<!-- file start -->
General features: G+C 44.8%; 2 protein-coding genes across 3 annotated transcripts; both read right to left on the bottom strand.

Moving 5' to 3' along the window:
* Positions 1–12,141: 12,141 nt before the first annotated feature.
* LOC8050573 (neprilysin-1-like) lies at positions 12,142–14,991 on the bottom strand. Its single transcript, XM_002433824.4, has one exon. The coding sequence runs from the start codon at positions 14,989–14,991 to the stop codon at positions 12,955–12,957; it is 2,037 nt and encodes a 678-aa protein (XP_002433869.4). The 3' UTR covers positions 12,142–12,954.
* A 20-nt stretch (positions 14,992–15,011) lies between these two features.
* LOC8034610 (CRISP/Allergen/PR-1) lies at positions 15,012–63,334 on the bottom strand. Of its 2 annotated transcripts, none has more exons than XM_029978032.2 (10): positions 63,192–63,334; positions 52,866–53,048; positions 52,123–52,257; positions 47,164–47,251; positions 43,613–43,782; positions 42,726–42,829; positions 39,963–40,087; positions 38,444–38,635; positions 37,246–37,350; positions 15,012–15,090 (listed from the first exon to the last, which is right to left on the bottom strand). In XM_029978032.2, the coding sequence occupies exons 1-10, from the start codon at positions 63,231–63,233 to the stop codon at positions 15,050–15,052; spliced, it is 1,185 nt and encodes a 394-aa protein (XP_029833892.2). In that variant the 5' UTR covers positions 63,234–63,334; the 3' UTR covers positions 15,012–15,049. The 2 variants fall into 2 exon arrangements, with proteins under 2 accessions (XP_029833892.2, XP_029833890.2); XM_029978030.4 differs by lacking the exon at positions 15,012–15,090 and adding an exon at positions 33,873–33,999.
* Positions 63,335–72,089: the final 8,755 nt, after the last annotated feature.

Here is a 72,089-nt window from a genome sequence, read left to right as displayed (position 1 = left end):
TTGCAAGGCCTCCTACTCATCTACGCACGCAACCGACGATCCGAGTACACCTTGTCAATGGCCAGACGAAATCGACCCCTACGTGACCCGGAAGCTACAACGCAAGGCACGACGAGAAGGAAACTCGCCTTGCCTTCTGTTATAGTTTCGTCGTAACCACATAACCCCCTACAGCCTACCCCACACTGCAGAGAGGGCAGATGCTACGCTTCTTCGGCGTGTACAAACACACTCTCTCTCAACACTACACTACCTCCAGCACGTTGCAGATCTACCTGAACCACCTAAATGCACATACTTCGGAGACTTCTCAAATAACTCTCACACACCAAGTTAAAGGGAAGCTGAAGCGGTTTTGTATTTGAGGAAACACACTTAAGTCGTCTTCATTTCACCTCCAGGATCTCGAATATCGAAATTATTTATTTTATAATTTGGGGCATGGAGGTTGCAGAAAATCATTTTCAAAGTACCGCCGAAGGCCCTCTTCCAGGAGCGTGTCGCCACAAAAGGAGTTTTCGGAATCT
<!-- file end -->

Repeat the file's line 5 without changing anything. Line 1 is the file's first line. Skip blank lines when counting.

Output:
* A 20-nt stretch (positions 14,992–15,011) lies between these two features.